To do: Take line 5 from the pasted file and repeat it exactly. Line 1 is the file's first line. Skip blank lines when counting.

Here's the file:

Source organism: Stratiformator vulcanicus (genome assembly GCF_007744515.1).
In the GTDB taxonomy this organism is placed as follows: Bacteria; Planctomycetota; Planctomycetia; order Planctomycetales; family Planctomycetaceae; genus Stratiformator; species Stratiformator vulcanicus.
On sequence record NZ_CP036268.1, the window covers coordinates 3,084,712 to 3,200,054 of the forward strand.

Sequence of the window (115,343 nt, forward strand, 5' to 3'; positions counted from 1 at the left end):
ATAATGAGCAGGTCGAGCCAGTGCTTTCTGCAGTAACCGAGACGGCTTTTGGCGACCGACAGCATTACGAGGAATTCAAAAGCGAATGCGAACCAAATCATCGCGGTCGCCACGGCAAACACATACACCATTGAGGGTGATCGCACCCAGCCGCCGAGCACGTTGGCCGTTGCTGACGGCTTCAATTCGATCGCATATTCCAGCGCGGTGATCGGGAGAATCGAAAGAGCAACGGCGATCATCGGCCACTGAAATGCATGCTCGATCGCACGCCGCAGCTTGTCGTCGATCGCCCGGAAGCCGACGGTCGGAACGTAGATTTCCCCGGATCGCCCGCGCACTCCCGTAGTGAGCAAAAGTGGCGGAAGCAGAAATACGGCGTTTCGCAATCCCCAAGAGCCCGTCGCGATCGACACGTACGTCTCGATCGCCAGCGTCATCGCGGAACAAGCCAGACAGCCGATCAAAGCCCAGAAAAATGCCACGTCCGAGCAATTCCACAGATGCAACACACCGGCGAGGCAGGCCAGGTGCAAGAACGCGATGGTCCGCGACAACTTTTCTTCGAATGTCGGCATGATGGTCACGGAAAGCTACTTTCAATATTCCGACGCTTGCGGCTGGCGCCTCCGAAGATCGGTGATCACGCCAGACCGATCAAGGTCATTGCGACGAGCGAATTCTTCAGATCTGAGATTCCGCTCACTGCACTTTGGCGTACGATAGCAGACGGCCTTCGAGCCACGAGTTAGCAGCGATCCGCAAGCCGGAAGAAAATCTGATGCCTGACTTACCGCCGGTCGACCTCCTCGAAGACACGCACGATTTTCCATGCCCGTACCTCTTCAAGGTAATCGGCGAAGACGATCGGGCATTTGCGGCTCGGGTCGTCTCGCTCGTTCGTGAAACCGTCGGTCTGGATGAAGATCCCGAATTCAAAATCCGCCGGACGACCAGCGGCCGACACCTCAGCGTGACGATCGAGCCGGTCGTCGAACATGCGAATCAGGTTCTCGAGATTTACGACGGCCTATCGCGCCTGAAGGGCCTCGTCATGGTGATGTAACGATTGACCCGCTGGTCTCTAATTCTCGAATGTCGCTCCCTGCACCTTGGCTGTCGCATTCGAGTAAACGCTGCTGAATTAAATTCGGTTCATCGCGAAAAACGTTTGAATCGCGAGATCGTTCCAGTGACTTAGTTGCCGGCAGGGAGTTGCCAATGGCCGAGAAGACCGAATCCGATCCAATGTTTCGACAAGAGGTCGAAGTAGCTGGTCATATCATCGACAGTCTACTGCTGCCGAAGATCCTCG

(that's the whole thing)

ATAATGAGCAGGTCGAGCCAGTGCTTTCTGCAGTAACCGAGACGGCTTTTGGCGACCGACAGCATTACGAGGAATTCAAAAGCGAATGCGAACCAAATCATCGCGGTCGCCACGGCAAACACATACACCATTGAGGGTGATCGCACCCAGCCGCCGAGCACGTTGGCCGTTGCTGACGGCTTCAATTCGATCGCATATTCCAGCGCGGTGATCGGGAGAATCGAAAGAGCAACGGCGATCATCGGCCACTGAAATGCATGCTCGATCGCACGCCGCAGCTTGTCGTCGATCGCCCGGAAGCCGACGGTCGGAACGTAGATTTCCCCGGATCGCCCGCGCACTCCCGTAGTGAGCAAAAGTGGCGGAAGCAGAAATACGGCGTTTCGCAATCCCCAAGAGCCCGTCGCGATCGACACGTACGTCTCGATCGCCAGCGTCATCGCGGAACAAGCCAGACAGCCGATCAAAGCCCAGAAAAATGCCACGTCCGAGCAATTCCACAGATGCAACACACCGGCGAGGCAGGCCAGGTGCAAGAACGCGATGGTCCGCGACAACTTTTCTTCGAATGTCGGCATGATGGTCACGGAAAGCTACTTTCAATATTCCGACGCTTGCGGCTGGCGCCTCCGAAGATCGGTGATCACGCCAGACCGATCAAGGTCATTGCGACGAGCGAATTCTTCAGATCTGAGATTCCGCTCACTGCACTTTGGCGTACGATAGCAGACGGCCTTCGAGCCACGAGTTAGCAGCGATCCGCAAGCCGGAAGAAAATCTGATGCCTGACTTACCGCCGGTCGACCTCCTCGAAGACACGCACGATTTTCCATGCCCGTACCTCTTCAAGGTAATCGGCGAAGACGATCGGGCATTTGCGGCTCGGGTCGTCTCGCTCGTTCGTGAAACCGTCGGTCTGGATGAAGATCCCGAATTCAAAATCCGCCGGACGACCAGCGGCCGACACCTCAGCGTGACGATCGAGCCGGTCGTCGAACATGCGAATCAGGTTCTCGAGATTTACGACGGCCTATCGCGCCTGAAGGGCCTCGTCATGGTGATGTAACGATTGACCCGCTGGTCTCTAATTCTCGAATGTCGCTCCCTGCACCTTGGCTGTCGCATTCGAGTAAACGCTGCTGAATTAAATTCGGTTCATCGCGAAAAACGTTTGAATCGCGAGATCGTTCCAGTGACTTAGTTGCCGGCAGGGAGTTGCCAATGGCCGAGAAGACCGAATCCGATCCAATGTTTCGACAAGAGGTCGAAGTAGCTGGTCATATCATCGACAGTCTACTGCTGCCGAAGATCCTCG